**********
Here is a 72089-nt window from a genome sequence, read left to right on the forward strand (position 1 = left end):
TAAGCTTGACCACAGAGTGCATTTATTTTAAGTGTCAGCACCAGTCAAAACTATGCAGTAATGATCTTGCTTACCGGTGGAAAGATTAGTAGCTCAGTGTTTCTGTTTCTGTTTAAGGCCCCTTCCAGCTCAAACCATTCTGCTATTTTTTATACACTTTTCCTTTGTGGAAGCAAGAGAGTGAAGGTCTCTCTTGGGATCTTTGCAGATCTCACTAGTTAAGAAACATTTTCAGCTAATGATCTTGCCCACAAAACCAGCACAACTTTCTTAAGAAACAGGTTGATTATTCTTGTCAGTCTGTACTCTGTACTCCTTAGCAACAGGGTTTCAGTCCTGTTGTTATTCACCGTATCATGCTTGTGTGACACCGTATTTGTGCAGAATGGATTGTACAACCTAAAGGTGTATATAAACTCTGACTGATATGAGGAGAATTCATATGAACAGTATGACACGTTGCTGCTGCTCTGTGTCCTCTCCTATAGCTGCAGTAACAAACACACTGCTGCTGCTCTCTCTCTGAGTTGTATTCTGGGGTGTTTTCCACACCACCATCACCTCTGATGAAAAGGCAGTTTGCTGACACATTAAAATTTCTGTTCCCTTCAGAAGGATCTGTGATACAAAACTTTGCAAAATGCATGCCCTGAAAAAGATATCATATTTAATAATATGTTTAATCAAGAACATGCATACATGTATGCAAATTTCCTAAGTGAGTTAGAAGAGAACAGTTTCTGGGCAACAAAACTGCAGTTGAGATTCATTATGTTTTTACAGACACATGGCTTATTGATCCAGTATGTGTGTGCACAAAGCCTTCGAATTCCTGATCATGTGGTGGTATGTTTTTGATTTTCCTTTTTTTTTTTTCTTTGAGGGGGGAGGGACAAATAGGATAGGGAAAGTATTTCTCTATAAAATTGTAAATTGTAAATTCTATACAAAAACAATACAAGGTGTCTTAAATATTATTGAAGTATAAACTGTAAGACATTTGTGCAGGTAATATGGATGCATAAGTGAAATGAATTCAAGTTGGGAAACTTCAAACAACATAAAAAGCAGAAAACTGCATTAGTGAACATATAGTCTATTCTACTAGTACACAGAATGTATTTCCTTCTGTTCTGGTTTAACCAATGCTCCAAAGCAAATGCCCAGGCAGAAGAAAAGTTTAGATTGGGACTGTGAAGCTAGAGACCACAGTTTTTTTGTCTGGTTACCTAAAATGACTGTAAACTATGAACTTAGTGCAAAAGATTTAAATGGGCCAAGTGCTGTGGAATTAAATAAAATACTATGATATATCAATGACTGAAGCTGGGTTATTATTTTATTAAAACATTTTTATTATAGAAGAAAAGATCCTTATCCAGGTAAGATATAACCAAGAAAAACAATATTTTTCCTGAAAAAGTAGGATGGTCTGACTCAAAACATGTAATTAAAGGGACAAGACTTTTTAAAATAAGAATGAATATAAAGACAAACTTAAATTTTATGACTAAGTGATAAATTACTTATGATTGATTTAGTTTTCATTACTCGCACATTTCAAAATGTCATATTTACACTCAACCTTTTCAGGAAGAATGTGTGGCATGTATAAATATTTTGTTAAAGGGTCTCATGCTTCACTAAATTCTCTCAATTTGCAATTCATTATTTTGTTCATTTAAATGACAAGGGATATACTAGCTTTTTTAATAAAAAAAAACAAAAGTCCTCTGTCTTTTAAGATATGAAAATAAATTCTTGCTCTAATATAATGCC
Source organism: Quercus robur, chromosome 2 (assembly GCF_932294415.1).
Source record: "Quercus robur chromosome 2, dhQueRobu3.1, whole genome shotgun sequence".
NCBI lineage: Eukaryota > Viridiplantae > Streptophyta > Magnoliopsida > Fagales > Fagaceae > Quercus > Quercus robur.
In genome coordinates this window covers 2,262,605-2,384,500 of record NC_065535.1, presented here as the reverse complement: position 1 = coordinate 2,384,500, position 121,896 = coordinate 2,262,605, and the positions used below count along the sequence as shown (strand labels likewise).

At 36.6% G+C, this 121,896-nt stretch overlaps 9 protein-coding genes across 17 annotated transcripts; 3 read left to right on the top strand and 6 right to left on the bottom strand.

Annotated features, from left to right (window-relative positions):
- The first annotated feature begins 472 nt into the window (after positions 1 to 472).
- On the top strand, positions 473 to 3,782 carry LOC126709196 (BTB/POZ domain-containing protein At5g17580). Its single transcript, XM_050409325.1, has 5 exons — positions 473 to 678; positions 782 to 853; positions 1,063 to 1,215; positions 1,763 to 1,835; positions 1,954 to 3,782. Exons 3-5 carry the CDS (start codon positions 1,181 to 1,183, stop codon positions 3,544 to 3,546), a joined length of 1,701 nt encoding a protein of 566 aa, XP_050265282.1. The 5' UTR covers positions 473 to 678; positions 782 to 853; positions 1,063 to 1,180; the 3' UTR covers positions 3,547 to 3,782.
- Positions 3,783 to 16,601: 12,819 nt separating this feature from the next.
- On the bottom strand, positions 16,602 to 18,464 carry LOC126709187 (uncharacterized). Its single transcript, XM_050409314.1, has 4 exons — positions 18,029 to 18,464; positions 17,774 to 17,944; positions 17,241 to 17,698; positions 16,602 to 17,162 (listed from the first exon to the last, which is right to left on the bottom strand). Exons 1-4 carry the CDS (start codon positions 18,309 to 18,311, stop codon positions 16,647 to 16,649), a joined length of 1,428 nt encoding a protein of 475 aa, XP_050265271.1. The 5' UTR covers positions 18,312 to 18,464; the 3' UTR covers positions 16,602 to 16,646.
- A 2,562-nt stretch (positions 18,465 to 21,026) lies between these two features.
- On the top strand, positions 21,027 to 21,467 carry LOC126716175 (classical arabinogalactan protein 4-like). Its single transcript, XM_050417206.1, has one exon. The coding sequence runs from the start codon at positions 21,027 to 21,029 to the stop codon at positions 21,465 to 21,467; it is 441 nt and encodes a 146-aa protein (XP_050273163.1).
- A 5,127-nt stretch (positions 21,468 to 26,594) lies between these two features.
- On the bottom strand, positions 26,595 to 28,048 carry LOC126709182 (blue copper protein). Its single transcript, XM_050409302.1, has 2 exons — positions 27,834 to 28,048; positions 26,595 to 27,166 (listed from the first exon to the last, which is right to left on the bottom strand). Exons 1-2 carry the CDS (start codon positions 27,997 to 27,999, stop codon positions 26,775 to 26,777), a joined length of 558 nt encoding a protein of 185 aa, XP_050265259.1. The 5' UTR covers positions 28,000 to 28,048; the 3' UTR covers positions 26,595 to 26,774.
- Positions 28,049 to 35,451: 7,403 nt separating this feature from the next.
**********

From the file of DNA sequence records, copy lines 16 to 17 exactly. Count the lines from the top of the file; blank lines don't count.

- On the bottom strand, positions 26,595 to 28,048 carry LOC126709182 (blue copper protein). Its single transcript, XM_050409302.1, has 2 exons — positions 27,834 to 28,048; positions 26,595 to 27,166 (listed from the first exon to the last, which is right to left on the bottom strand). Exons 1-2 carry the CDS (start codon positions 27,997 to 27,999, stop codon positions 26,775 to 26,777), a joined length of 558 nt encoding a protein of 185 aa, XP_050265259.1. The 5' UTR covers positions 28,000 to 28,048; the 3' UTR covers positions 26,595 to 26,774.
- Positions 28,049 to 35,451: 7,403 nt separating this feature from the next.